From ancient times, priests in India maintained groves of sacred trees at temple sites and used the blossoms in religious ritual. Certain trees and flowers were thought to symbolize deities or possess qualities which could enhance man's spiritual life. Such was the sacred Bodhi Tree under which the Buddha attained perfect knowledge. There is a legend that in the 3rd century B.C.E., before his conversion to Buddhism, the great Ashoka burned this sacred wild fig tree, and it was miraculously reborn from its own ashes. In the 7th century C.E., a cutting from this tree was the greatest gift an Indian ruler could send to the emperor of China. Such a gift would have been carried along the Silk Road in the footsteps of the monks who first brought Buddhism to East Asia.

Another gift the Chinese emperors coveted were "flying horses" from Fergana, now in Uzbekistan, famed for their speed and endurance. In the early 15th century, when the importance of the Silk Road had greatly diminished, Babur, a feudal prince from Fergana who ruled Kabul, conquered northern India and founded the Mughal dynasty. His ancestor, the Central Asian conqueror Timur, had brought the tradition of the paradise garden to Samarkand from Persia, and Babur introduced these walled gardens with their symbolic trees and water in India.

In the wake of the caravans along the southern route crossing the high Pamirs, as well as the northern route across the Heavenly Mountains, cross-cultural influences were reflected in the arts, architecture, and handicrafts of the city-states and throughout the mountains, steppes, and deserts of the Silk Road. Classic and stylistic representations of the Tree of Life are still ubiquitous, rendered on everything from richly embroidered Uzbek coats and Chinese robes to block-printed cottons, carpets, porcelain, and bronze. Today, centuries after commerce moved away from the Silk Road, the Tree of Life motif remains, its tendrils binding the multitudes along the route that crosses boundaries and the ages, reaching even to the National Mall of the United States.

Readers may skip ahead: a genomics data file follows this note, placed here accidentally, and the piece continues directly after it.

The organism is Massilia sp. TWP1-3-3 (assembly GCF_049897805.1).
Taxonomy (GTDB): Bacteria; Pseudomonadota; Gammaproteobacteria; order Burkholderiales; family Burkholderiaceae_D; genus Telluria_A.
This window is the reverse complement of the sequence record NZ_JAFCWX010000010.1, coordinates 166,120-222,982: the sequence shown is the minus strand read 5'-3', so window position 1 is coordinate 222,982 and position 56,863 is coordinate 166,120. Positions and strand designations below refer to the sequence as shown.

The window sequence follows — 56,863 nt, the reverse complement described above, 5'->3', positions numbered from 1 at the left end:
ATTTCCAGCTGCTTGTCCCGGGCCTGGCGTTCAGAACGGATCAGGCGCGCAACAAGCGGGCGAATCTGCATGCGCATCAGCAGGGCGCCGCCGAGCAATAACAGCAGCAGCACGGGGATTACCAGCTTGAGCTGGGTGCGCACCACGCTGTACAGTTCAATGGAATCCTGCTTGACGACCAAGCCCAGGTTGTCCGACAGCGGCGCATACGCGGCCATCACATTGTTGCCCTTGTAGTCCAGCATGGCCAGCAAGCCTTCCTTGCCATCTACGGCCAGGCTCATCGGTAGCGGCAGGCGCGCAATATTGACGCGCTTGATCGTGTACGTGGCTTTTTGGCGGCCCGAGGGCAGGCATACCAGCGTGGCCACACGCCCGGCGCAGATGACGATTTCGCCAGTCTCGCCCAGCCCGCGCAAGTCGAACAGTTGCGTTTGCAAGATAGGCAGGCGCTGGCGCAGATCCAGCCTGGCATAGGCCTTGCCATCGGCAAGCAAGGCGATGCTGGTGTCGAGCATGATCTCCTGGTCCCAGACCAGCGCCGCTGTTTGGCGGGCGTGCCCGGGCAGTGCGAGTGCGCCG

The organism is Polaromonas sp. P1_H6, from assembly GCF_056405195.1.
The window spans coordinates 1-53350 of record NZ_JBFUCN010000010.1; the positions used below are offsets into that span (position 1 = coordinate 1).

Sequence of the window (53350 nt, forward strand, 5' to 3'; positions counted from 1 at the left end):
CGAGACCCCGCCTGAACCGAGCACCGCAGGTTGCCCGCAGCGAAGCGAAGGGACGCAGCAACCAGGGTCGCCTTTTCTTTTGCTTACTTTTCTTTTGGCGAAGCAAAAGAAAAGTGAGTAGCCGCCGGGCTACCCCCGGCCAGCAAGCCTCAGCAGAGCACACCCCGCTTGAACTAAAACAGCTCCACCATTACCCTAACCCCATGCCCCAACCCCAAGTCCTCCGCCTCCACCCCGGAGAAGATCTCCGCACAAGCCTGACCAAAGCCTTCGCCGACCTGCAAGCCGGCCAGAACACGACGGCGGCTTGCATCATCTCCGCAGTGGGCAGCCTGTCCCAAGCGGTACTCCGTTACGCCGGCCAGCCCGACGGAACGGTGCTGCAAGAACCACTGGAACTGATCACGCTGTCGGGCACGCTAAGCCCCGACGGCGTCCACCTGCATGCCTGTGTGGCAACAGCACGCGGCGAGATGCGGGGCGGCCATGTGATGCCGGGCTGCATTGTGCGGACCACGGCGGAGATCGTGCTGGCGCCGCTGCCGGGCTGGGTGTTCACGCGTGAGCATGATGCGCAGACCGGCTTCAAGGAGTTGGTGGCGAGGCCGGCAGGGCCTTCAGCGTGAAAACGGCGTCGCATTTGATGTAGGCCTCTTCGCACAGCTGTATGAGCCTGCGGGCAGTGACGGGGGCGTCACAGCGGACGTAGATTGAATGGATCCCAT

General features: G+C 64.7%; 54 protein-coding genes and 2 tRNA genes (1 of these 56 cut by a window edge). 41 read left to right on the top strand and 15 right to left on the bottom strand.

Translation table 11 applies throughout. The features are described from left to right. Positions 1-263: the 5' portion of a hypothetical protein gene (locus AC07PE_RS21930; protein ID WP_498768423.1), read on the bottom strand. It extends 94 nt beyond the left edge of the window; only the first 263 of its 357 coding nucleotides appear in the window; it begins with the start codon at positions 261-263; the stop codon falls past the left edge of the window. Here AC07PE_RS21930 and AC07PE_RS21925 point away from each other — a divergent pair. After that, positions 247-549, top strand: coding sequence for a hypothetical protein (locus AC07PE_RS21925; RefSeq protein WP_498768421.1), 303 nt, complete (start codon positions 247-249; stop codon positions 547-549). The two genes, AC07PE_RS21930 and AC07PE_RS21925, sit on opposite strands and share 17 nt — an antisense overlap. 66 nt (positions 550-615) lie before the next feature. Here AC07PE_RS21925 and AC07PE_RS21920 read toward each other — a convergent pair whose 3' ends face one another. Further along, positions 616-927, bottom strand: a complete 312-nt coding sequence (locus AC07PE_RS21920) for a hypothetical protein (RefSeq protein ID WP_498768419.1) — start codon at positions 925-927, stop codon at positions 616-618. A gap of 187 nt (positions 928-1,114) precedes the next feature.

Elizabeth B. Moynihan began research in India in 1973 on Mughal architecture, especially the gardens. Until its dissolution in 1996 she was a member of the Indo-U.S. Sub-Commission on Education and Culture and is the author of Paradise As a Garden in Persia and Mughal India, The Moonlight Garden: New Discoveries at the Taj Mahal, and numerous articles.